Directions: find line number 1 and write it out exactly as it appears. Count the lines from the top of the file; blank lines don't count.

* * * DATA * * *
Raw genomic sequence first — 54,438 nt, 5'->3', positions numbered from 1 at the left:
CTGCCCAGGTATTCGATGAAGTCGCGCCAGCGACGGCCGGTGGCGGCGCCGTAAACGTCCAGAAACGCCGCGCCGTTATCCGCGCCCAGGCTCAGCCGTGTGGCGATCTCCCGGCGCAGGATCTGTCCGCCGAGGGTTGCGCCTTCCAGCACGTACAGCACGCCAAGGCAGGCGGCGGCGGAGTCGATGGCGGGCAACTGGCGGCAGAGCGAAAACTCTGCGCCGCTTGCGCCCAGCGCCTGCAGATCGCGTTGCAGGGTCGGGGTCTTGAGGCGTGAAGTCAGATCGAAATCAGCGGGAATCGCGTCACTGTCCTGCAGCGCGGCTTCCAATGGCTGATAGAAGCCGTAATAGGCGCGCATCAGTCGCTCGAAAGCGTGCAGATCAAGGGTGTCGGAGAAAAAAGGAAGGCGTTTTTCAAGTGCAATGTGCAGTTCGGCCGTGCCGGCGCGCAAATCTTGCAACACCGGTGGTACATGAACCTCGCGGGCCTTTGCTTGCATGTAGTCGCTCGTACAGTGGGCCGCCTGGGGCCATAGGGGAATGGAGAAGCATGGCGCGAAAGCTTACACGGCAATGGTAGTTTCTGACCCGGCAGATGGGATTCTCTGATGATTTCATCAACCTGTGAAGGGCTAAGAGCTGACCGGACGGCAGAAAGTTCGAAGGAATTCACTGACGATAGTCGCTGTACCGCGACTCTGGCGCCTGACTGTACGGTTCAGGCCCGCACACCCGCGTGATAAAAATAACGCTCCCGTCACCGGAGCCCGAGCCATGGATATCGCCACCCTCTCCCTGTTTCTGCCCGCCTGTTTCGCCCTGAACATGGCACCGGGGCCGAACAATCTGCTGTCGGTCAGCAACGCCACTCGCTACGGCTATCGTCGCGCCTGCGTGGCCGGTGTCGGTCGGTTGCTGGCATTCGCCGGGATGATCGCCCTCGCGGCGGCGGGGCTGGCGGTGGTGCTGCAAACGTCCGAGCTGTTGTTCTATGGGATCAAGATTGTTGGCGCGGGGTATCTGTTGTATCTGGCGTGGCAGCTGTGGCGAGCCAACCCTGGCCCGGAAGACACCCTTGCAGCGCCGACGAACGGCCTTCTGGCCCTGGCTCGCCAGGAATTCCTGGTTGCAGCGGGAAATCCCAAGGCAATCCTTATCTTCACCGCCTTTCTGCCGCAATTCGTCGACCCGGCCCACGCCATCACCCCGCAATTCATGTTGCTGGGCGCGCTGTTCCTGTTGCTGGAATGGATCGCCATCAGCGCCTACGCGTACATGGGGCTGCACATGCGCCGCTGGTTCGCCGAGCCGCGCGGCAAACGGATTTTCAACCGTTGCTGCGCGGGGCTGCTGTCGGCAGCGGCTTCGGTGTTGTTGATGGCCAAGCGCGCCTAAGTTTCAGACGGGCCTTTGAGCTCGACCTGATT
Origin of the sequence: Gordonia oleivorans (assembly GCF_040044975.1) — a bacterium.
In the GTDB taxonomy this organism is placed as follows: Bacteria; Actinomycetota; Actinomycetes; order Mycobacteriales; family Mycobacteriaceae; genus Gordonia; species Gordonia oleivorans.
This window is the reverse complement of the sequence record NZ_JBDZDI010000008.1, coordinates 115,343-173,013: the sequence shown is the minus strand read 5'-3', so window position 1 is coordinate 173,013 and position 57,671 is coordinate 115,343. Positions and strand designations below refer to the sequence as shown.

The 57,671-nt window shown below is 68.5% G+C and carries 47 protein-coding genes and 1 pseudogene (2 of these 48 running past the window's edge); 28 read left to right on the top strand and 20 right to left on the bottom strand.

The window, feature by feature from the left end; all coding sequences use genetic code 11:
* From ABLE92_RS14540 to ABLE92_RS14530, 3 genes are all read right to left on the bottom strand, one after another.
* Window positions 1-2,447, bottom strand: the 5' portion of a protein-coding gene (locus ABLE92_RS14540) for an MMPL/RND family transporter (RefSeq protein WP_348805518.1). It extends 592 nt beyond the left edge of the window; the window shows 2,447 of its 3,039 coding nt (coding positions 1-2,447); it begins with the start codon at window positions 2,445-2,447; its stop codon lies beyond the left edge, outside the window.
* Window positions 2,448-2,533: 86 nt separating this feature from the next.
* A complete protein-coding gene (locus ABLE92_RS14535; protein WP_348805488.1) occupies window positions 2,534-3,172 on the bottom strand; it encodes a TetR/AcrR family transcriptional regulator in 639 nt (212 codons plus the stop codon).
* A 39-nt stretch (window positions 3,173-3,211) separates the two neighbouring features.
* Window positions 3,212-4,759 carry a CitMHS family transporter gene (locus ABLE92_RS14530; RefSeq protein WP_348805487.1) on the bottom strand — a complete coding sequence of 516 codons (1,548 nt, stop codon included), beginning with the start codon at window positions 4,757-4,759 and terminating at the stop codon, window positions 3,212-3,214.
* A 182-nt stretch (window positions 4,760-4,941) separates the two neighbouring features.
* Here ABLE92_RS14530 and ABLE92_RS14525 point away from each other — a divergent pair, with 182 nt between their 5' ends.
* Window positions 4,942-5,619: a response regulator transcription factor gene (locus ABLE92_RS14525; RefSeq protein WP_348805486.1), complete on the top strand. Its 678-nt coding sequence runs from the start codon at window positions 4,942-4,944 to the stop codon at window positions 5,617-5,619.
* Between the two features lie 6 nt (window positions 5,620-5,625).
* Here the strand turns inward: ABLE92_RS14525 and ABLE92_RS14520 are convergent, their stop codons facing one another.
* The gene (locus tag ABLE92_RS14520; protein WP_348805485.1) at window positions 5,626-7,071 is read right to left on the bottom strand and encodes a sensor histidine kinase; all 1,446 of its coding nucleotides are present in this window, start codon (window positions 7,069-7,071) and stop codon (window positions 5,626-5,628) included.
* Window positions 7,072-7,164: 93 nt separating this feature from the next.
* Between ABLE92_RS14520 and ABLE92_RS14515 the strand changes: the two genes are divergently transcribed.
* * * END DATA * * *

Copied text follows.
Raw genomic sequence first — 54,438 nt, 5'->3', positions numbered from 1 at the left: